While Lee's presence is the most "horror" element, he's not in it very much, as so frequently has been the case throughout his incredible career that's now in its eighth decade. In fact, he seems a little bored (maybe he's just tired), even though this is one of the few horror films of his that he's admitted to somewhat liking (though not under its most famous title, which happened to him again when 1970's THE BLOODY JUDGE--a generally serious film featuring one of his strongest performances from that period--was absurdly retitled NIGHT OF THE BLOOD MONSTER for its 1972 US release on the grindhouse circuit). Lee's in the first two minutes of SADISM and then doesn't reappear for another hour. 

Barker in his TARZAN days with Cheetah
Lee is there for horror cred, but this is more of a Lex Barker movie, as the former Tarzan (he replaced Johnny Weissmuller in 1949) and one-time husband of Lana Turner left Hollywood and became a huge star in German westerns and adventure films in the 1960s.  After stepping away from the TARZAN series in 1953 after five films, Barker was one of the first major American stars to test the waters of the European film industry, dividing his time Hollywood and Italy for the next several years, most notably appearing in Federico Fellini's classic LA DOLCE VITA (1960).  Barker ended up in West Germany by the mid '60s and made a series of the Karl May-based WINNETOU westerns with Reinl, where he played Old Shatterhand to Pierre Brice's Winnetou, plus a few 007 knockoffs like SPY TODAY, DIE TOMORROW (1967) among many other films, which led to him becoming the most popular star in the country--a sort-of 1960s David Hasselhoff, if you will--and a regular guest on German talk shows while being largely forgotten back in Hollywood.  TORTURE CHAMBER OF DR. SADISM was his only horror film, and a few years later, he made his way back to the US and seemed destined for a busy TV career with guest spots on THE NAME OF THE GAME and NIGHT GALLERY among others, but his Hollywood comeback was cut short when he died of a heart attack in 1973 at just 54.

Reinl and Dor in a 1963 photo
Dor was a very busy actress in German genre fare and was a regular star of many of her husband's films.  The same year she made TORTURE CHAMBER OF DR. SADISM, she had what's easily her best known role to mainstream audiences as doomed SPECTRE agent Helga Brandt in the 007 film YOU ONLY LIVE TWICE, where she suffers a memorable demise courtesy of Donald Pleasence's Blofeld and some hungry piranha.  Dor tried to get a Hollywood career going with Alfred Hitchcock's TOPAZ (1969), and guest appearances on TV shows like IRONSIDE, but she didn't find much success in America and continued making German films throughout the '70s.  She went into semi-retirement in the 1980s, and today, at 74, she still occasionally turns up in guest spots on German TV shows.  She and Reinl divorced in 1968, and Reinl, who started calling himself "Dr. Harald Reinl," went on to have the biggest hit of his career with his Oscar-nominated 1970 documentary CHARIOTS OF THE GODS, based on the speculative best-seller by Erich von Daniken.  Reinl met a tragic end in 1986 at the age of 78 when he was stabbed to death by his third wife.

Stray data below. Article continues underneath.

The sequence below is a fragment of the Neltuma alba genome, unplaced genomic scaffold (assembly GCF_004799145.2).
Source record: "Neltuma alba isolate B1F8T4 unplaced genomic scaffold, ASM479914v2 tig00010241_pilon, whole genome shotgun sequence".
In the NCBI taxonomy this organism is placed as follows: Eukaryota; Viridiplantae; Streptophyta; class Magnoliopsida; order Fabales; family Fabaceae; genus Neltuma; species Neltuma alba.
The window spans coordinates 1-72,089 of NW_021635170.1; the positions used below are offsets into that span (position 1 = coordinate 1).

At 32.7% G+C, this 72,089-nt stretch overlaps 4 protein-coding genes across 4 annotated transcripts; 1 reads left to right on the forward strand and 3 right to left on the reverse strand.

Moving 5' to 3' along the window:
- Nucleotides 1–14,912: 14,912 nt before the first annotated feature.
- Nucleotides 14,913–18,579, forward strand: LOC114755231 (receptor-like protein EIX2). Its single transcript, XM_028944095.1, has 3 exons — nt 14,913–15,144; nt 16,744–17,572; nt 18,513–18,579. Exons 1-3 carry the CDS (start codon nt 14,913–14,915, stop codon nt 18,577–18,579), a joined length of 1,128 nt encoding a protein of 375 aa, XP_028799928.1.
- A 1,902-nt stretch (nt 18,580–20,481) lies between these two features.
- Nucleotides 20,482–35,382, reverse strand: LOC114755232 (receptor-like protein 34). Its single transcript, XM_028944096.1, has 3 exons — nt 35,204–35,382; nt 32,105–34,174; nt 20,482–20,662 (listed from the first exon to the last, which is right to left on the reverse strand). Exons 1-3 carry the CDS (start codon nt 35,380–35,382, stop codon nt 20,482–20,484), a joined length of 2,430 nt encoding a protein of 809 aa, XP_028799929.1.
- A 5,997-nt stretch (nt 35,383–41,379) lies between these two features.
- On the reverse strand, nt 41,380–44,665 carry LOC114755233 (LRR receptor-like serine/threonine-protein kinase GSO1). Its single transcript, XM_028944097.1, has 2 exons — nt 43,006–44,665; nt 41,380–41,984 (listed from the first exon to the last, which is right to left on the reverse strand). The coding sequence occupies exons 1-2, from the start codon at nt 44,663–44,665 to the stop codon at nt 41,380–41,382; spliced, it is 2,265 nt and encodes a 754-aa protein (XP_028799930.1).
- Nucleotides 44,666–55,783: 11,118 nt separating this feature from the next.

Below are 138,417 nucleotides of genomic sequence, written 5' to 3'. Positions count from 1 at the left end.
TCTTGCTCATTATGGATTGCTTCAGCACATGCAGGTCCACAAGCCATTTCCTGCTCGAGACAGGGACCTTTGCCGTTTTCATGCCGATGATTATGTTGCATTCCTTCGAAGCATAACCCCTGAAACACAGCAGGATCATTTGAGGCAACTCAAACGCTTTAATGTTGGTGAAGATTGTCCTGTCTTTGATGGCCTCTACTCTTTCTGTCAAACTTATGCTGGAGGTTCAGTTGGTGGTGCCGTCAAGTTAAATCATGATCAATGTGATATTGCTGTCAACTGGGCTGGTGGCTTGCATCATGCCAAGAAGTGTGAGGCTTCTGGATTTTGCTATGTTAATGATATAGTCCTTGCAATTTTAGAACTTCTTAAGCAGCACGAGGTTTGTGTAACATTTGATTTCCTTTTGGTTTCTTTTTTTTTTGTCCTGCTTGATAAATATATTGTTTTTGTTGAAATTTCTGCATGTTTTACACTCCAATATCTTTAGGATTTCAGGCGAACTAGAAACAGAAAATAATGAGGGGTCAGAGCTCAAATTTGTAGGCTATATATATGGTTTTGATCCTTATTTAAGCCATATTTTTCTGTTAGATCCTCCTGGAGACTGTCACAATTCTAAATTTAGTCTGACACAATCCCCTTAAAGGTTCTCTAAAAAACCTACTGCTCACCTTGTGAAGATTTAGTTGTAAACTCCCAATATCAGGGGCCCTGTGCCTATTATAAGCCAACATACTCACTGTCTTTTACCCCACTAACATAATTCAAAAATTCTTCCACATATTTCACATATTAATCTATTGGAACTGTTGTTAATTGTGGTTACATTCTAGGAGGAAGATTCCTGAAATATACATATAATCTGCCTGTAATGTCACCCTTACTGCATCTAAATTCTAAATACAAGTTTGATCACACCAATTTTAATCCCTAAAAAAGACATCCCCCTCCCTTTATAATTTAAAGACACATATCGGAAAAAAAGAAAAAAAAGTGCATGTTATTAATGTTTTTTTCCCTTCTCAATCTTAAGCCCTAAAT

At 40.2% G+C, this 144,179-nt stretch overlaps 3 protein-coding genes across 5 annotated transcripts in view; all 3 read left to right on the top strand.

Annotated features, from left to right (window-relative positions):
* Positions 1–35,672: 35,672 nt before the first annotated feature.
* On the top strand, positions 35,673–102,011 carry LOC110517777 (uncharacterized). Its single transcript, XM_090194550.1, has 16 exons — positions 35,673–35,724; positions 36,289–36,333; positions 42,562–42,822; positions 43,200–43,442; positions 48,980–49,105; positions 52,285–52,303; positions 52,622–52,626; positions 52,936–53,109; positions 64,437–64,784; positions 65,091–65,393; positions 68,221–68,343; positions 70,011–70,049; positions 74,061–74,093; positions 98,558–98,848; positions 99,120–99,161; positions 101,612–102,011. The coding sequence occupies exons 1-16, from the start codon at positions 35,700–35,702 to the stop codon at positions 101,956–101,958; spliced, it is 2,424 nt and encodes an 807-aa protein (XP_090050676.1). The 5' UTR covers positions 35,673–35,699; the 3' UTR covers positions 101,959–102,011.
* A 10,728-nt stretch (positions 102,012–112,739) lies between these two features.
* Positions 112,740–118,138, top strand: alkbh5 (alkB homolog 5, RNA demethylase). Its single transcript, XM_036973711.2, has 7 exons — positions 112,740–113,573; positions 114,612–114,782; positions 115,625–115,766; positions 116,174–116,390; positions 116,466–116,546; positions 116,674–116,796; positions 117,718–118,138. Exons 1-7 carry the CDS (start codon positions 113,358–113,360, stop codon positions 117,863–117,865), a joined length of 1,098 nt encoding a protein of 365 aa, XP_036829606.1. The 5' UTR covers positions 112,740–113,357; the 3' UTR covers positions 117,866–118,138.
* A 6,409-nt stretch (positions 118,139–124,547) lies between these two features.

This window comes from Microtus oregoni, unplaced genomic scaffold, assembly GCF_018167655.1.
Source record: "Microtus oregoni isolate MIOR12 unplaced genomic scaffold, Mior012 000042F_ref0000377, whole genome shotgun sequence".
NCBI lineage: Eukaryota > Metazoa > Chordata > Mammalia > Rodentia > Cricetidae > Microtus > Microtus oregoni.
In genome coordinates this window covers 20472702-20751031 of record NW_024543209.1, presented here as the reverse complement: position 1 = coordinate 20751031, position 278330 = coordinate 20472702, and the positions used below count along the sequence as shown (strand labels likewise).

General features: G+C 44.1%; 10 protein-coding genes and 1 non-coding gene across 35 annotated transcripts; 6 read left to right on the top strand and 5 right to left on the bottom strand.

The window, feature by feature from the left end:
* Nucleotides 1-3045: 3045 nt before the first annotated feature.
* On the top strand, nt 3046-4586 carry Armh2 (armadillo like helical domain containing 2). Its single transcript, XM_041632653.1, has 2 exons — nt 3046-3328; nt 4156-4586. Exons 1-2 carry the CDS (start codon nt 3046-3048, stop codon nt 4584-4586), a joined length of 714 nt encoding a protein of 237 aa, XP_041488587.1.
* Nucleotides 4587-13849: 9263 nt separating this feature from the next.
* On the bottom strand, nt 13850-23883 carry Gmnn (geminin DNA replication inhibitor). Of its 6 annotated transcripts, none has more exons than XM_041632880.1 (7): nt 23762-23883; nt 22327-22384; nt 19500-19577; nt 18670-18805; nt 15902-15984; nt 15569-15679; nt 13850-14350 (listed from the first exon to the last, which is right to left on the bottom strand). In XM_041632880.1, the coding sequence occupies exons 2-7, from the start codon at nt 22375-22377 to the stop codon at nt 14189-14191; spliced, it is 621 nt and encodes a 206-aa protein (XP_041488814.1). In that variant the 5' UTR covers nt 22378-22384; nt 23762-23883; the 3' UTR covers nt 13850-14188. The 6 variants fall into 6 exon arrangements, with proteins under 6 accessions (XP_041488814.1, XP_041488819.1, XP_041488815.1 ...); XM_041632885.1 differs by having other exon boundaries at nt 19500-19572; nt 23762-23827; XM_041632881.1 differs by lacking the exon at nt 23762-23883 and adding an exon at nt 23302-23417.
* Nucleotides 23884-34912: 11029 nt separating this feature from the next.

TORTURE CHAMBER OF DR. SADISM has been represented inadequately on US home video.  There were several VHS editions under both the SADISM title and CASTLE OF THE WALKING DEAD.  The best, and it's still problematic, is probably the Legend House DVD that was released in 2008, which paired the film with Joe D'Amato's bonkers DEATH SMILES ON A MURDERER (1973).  Legend House's discontinued DVD is gray-market at best and non-anamorphic but at least presents the film in its correct 1.66:1 aspect ratio, unlike a previous Retromedia release, which grouped a cropped, 1.33:1 SADISM with three other random titles (1973's CLAW OF TERROR, 1974's BLACK MAMBA, and 1984's MOVIE HOUSE MASSACRE, aka BLOOD THEATRE) for a package titled SUPER CHILLER BLOOD-O-RAMA.  It's surprising that a film with such a strong cult following still hasn't been ideally represented on DVD, but if you come across it (probably at a ridiculous price--used copies start at $32.50 online), the Legend House DVD, while neither perfect nor legit, is easily the best bet, and there's a commentary with American Cinematheque programmer and former Flesh Eaters frontman Chris D.  The impressive visuals would probably benefit from a proper HD restoration, provided the elements for such a thing exist.